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November 25, 2008

Hungry for Success

Catherine New
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In the first half of 2008, the high price of oil caused food prices to rise dramatically. And while oil prices have come down for now, food prices are still up: it is estimated your turkey dinner will cost 5.6% more than it did last year. In addition, consumers are spending less as a result of current economic conditions. All of this means that restaurateurs — already accustomed to razor-thin margins even in a good year — must be more creative than ever to keep their businesses running successfully.

Public Offering spoke with two alumni in the restaurant business in New York City, Peter Schatzberg ’07, co-owner of FreeFoods Organic Cafe in Midtown, and Cecilia Pineda Feret ’92, co-owner of Brasserie Julien on the Upper East Side, about how they’ve changed their business models to adjust to these challenges.

Measure twice, pay once

“We work by the motto ‘What gets measured, gets done,’” says Schatzberg, who worked at GE before he ventured into the restaurant business with raw food celeb-chef Matthew Kenney. “If you are watching and measuring people, it changes people’s behavior. You can value engineer; I measure the chef every week and keep moving the target, and that changes behavior.”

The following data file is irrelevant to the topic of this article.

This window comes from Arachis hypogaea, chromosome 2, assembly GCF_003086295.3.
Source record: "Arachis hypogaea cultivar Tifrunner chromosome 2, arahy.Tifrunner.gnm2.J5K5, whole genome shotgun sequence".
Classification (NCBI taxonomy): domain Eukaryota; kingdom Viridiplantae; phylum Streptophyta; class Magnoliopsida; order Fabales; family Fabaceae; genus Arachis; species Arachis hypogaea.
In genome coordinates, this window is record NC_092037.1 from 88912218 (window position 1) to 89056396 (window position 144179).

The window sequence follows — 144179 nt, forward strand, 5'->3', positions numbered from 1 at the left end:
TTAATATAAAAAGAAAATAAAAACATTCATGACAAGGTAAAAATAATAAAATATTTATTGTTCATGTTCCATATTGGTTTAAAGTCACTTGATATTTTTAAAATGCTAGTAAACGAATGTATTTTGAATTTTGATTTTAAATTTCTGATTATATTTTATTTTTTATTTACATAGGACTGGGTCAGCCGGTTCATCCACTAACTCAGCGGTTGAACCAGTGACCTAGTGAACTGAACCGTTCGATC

Stay seasonal

“If you can change a whole item on the menu with a new name, new ingredients and a new price for the season, [a change in price] is less visible,” says Schatzberg. “We have also scaled back on meat and chicken and are offering more vegetarian choices.”

Curate the menu

“Items with higher profit margins should come first,” says Feret, who has been in business with her husband, who is the chef, for nearly 10 years. “Work with your costs and see what dishes you need to encourage people to try. We put all the entrees under $19.50 in one column because we saw people at the door were concerned with price, and this encourages them to come in.”

New food presentation

“We created a new menu item last year as a tactical way to keep our costs down but provide the same quality of meat,” says Feret. “The hanging brochette is a kebab presentation [of steak], that allows us to have the quality of filet mignon without having to worry about buying larger pieces that are more expensive.”

Photo credit: Peter Schatzberg